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The Risks of  Activism

In a time where the environment faces an ever-growing threat at the hands private corporations and state neglect, activist activity is needed like never before. But standing up for the environment can come with grave, sometimes life-threatening risks.

Last year, the murder of Berta Caceres, an environmental activist in Honduras sparked international protests and ended her long opposition to the proposed Agua Zarca Dam, which was to be built on the land of the indigenous Lenca people. In 2015, she had won the prestigious Goldman environmental prize for her extensive efforts to protect the areas natural resources. Just months after her death, the indigenous Mexican activist Isidro Baldanegro Lopez, also a winner of the Goldman prize for his non-violent campaign against illegal logging was shot dead in a relative’s home. These are just two of many activist deaths that have occurred over the last few years – and the numbers seem to be rising.

In 2016, figures showed a 59% increase in environmental activist murders since 2014, with 185 activists killed in 16 countries in 2015 and 200 activists in 2016. This threatens not only professional activists, but ordinary people opposing land grabs, mining operations and industrial timber trade, which are aggressively displacing vulnerable communities.

The demand for mineral products, wood and land space are a continual source of pressure on communities, particularly indigenous communities. Of the deaths, around 40% of them are members of indigenous communities, who are trying to protect the natural resources that their traditional means of survival rely on.

Flickr | Greenpeace SwitzerlandWhilst activists face risks across the world, Latin America in particular is the most dangerous region for environmental activists. Brazil has been found to be one of the most dangerous countries for those defending natural resources, with 448 deaths between 2002 and 2013. In 2015, the country saw 50 activist murders, mostly linked to opposition towards agricultural encroachment and illegal logging in the Amazon. Other countries like Honduras have also been marked as one of the most dangerous regions, with more than 120 people killed since 2010.

In many areas, the economic model relies heavily on the extraction of materials and the construction of power plants, meaning that the government will ultimately side with private interests over local communities. Other plans, such as land growth concession models, are often a cover for land grab and timber grab projects. Consequently, the lack of state support means that communities are completely reliant on their own abilities and the attention of environmental activists, who often also face limited resources.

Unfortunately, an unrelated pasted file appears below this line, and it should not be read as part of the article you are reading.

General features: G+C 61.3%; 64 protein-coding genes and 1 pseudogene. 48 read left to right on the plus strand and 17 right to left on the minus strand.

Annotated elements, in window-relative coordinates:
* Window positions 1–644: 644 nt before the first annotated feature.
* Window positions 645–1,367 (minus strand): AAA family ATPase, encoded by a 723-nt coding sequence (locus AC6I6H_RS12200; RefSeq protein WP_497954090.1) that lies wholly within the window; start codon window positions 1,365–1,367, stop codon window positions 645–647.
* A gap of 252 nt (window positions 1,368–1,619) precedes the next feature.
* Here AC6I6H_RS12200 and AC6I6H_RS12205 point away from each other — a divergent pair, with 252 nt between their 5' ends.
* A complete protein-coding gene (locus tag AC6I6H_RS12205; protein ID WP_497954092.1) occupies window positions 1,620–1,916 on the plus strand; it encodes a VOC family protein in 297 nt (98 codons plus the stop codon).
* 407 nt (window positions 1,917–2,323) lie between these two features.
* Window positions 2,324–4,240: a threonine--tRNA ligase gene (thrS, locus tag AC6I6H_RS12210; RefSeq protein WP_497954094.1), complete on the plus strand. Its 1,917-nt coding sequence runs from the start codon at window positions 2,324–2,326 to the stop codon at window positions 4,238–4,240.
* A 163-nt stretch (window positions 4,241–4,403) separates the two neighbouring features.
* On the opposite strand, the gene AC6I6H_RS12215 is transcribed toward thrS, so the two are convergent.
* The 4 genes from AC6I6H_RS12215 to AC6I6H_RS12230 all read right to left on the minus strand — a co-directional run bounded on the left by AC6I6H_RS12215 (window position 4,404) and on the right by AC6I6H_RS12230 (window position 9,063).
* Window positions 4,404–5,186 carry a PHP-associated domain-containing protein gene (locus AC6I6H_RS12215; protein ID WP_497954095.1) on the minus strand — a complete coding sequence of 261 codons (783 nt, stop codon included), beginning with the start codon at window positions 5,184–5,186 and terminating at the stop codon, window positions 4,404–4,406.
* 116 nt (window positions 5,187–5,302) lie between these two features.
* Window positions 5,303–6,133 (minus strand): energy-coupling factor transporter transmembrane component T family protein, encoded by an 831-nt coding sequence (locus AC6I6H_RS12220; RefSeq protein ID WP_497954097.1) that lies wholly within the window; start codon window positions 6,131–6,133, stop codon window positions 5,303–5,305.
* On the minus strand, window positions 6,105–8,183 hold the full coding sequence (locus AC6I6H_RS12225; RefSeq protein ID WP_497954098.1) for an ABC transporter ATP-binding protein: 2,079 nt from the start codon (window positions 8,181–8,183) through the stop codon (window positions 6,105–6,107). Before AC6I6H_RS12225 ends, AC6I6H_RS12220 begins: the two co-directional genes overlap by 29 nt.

The powerful network of state officials, landowners and criminal bosses involved in the environmental devastation pose a major threat to ordinary people trying to fight a corrupted system. In fact, some agricultural and mining firms are supported by para-military groups, whilst a large number of such companies have international investments from areas such as the US, the European Union and China. 

The government’s failure to protect its struggling communities and the general neglect by the international community is a major factor in the injustice and the further continuation of the killings – in many ways, the environment is a new battleground for human rights.

Flickr | Julien HarnelsA further issue that arises from the violence is the prosecution of the perpetrators. Few cases end in formal reports, meaning that a lot of activist deaths are likely still undocumented. Fear of the perpetrators hinders a lot of people from taking action after a friend or family member is killed. For instance, the year 2013 saw only 10 successful prosecutions linked to the murders in Brazil. Whilst this may mean that a small number of the people who undertook the murders may have been charged, those who hired them have been left untouched.

Because the powerful networks remain in-tact, defiant activists face ever-growing obstacles that affect not only themselves but their communities as well. For many, engaging in protest means daily sacrifice. The Cambodian environmentalist Leng Ouch, responsible for exposing a multi-million dollar illegal logging operation with connections to high-level Cambodian government officials, spent most of his activity undercover in order to gain access to logging sites and the international ports. He now lives mostly in safe houses, and suspects that his family is being kept under surveillance. Such measures are not uncommon consequences in the fight for the preservation of natural resources.

Whilst the violence towards environmental activists highlights a lot of issues regarding land rights, environmental conservation and governmental priorities, it is also important to note that the consumerist needs of global communities are fueling the pressure behind land exploitation for economic gains. States and investors, both international and regional, must cut ties with invasive projects that are willing to resort to such violent measures – only when all levels take responsibility for the lives they are putting at risk can the problem be properly combatted.

By Laura Hallensleben - Online Journalism Intern

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